Rajasekharavarman is credited to have founded the ‘Kollam Era’ of Kerala, which began in AD 825. It must have been much later and several years after the birth of Malayalam as the unique language of the Chera region that a decision must have been taken to make the Simha month the beginning month of the Malayalam version of the kollam year, rather than the Mesha month.This must have been to honour the legendary King Bali of Onam repute, whom all Malayalis would honour alike. Malayalis get along merrily with this situation, much as Tamils will have to after tomorrow. Rajasekharan also issued the Vazhappali Inscription, the first epigraphical record of the Chera Kingdom. He was followed by Sthanu Ravi Varman alias Ravi Varma Kulasekaran (alias Ko-Kandan) (AD. 844-55), a contemporary of the Chozha King, Aditya I (AD 870-906). Sthanu Ravi too was a Saivite like his father. He had a daughter by name Kizhaanadigal who married king Vijayaragadeva from another Chera royal family ruling a part of Kerala. The Tillaisthanam Inscription indicates that he was on friendly terms with the Chozha monarch. His reign also witnessed a flourishing trade between Kerala and China. This is borne out by the writings of the Arab merchant Sulaiman who visited India in a.d. 851. This king’s first love was astronomy. Sankaranarayana, who composed the astronomical work Sankaranarayaniyam, adorned his court.
After Rajasekhara’s death, hostilities broke out between the Cheras and the Chozhas, which continued until the disintegration of the Chera Kingdom. The Pandyas of the Madurai also involved themselves in the conflict. Rama Varma Kulasekhara (a.d. 1090-1102) was the last of the Chera Kings. He shifted his capital to Kollam (Quilon) when the Chozhas attacked Mahodayapuram during his reign. His death signalled the liquidation of the Chera Empire, from the ruins of which arose the independent kingdom of Venaad.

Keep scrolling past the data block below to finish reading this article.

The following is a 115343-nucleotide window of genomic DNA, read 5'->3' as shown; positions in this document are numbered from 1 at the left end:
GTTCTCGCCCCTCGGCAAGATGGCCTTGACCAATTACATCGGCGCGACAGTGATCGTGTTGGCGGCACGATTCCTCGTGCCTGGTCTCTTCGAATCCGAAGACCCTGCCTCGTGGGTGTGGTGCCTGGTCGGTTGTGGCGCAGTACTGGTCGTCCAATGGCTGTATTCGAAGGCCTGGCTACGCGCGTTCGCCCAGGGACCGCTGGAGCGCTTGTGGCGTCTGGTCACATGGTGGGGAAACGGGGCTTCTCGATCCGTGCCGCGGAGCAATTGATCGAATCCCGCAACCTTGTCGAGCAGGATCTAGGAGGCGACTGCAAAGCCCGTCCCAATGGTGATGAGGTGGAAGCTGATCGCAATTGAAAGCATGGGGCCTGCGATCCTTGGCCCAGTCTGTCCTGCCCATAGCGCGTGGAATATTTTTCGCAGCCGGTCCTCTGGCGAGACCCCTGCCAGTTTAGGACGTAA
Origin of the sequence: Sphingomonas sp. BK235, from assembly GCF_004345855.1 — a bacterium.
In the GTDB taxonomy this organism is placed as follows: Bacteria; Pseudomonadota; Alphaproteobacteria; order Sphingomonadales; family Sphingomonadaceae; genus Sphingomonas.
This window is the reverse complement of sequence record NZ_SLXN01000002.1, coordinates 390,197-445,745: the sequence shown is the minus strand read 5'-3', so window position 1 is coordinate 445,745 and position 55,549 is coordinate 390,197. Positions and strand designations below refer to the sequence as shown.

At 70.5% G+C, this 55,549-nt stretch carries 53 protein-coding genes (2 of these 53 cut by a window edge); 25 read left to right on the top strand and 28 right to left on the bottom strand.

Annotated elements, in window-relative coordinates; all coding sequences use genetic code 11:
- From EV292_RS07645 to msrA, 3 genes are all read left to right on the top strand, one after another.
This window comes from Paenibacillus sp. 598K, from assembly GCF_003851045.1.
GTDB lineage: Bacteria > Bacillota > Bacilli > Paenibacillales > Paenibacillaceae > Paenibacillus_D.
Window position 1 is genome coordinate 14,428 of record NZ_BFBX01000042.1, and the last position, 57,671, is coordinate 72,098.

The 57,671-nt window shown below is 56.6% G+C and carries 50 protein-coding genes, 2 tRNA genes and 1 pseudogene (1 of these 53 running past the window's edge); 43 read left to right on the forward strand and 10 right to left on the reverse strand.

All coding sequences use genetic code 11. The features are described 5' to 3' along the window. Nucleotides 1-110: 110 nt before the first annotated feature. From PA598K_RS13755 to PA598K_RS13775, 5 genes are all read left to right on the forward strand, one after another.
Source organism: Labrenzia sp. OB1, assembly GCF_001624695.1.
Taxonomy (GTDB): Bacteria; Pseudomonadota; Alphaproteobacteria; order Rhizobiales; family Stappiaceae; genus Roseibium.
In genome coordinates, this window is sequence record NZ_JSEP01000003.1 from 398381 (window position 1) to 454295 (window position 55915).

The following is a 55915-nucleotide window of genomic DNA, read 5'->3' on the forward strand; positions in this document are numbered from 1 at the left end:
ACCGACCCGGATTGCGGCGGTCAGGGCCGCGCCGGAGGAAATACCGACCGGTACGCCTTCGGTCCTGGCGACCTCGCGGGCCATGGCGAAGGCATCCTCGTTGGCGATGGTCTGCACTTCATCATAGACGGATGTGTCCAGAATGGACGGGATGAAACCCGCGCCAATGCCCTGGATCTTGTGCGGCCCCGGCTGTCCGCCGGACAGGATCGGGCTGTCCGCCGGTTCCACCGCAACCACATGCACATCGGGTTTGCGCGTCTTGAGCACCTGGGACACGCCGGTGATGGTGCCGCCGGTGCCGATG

It was only towards the mid ninth century A.D, that the Chozha dynasty emerged in a determined manner into limelight, after a long spell in partial or total obscurity in the political scene of Tamil Nadu for nearly six centuries. We will try to see in Part 5, how the sound intelligence of the Cheras made them opt for peaceful coexistence rather than eminence through a lengthy spell of Chozha dominance of the Tamil horizon.
[Parashurama Kshetra Part 4]
to be continued
More posts by this author:
- Parashurama Kshetra Part 5
- Parashurama Kshetra-Part 2
- Parashurama Kshetra – A possible Prehistory of Kerala-Konkana on India’s West Coast
- Parashurama Kshetra Part 3
- Parashurama Kshetra – A Miscellany and the Epilogue.
After R & D and technical management experience of over three decades in petroleum and organic chemical industry, have been devoting the past fifteen years to the study of Tamil and Sanskrit classics, including dharmic works and doing some serious translation work. Have been a significant contributor to the medha journal almost since its inception upto 2013 and expect to continue my association with it.